One of the main purposes of a budget is to balance the two sides of your financial life -- income and expenses. For this reason it's helpful to create a budget in a worksheet format. A budget sheet looks like a simple table listing data in columns and rows. Once you have your sheet you can save it and update it whenever needed, which is probably going to be often. You have a number of choices for creating a basic budget sheet.
Download a budget worksheet template for Microsoft Excel from the Microsoft Office template website. Choose a sheet format to open it in your Excel program. Most of these templates already have common categories for expenses, but you can add your own. Some budget templates may allow you to place multiple months side by side within the same sheet. Enter your corresponding amounts, then save and update the sheet each month.
Use Kiplinger's Budgeting Worksheet to create your budget. This tool allows you to add details of individual elements of your budget into boxes in your Web browser. You can enter both your actual monthly expenses and your projected expenses (how much you plan to pay for each item in the future). The sheet separates your budget expenses into two main categories -- fixed and variable. When you're done, total everything up to view a summary at the end. You can copy everything in the sheet and paste it into a spreadsheet file if you want.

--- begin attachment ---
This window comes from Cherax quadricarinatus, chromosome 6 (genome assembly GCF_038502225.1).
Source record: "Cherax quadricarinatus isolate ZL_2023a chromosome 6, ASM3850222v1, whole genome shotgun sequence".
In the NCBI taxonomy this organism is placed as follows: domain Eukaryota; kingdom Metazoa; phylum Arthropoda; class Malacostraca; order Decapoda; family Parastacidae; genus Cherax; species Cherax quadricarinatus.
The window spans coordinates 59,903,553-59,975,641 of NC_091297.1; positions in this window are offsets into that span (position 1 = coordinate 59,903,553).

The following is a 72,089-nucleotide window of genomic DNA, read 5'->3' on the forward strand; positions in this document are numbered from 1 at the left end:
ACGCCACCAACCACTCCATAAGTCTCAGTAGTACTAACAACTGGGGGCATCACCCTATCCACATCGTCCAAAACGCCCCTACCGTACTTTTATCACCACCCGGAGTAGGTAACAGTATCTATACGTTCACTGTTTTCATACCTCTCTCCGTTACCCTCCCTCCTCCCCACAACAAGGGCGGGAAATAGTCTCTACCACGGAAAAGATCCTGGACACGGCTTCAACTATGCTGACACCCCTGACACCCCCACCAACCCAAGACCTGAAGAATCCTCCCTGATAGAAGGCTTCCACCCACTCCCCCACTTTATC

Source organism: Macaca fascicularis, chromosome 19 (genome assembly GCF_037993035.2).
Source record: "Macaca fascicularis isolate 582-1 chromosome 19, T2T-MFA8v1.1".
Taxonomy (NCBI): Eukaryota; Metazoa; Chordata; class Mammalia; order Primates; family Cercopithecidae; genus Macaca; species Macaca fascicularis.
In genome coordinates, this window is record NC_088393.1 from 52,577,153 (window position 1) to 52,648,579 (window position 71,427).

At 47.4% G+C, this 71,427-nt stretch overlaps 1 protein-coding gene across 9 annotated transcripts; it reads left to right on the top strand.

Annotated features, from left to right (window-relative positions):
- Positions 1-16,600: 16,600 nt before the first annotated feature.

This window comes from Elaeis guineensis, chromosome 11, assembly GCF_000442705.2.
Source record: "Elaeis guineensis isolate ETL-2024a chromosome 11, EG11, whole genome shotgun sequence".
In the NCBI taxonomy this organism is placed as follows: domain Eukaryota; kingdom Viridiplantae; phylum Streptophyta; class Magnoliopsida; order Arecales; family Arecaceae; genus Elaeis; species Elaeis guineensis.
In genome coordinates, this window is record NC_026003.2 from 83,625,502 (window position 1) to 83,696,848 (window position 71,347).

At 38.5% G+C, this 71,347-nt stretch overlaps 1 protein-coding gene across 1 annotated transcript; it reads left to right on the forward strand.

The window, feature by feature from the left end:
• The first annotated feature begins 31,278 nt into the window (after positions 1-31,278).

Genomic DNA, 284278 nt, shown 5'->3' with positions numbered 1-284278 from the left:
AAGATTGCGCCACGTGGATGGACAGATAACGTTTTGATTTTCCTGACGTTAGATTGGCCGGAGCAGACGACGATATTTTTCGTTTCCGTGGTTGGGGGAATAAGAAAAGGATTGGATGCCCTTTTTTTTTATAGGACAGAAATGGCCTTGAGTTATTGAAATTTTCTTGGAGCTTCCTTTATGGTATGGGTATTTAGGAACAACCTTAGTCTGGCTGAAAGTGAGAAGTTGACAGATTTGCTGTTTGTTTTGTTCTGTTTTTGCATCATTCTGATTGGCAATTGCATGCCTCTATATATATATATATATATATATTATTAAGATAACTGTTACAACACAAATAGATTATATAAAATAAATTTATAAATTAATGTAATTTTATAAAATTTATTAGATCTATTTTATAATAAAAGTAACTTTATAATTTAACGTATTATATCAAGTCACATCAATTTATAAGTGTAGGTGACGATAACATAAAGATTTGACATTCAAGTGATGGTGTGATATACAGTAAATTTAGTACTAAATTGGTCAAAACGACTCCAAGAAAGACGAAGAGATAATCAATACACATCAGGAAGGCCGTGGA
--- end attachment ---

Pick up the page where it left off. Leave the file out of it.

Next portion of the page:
Create a budget sheet by hand, as another option. This method only requires good old pen and paper. Buy a journal or composition book containing paper with ruled lines and name it your budget for the year. Come up with an abbreviation for each expense you have (for example, UT for utilities) and list each abbreviation down the left side of each page. Write the amount you pay next to each item that month, total it up and deduct it from your monthly income. Repeat this every month on a new page and carry it with you to make updates to account for all your regular expenses.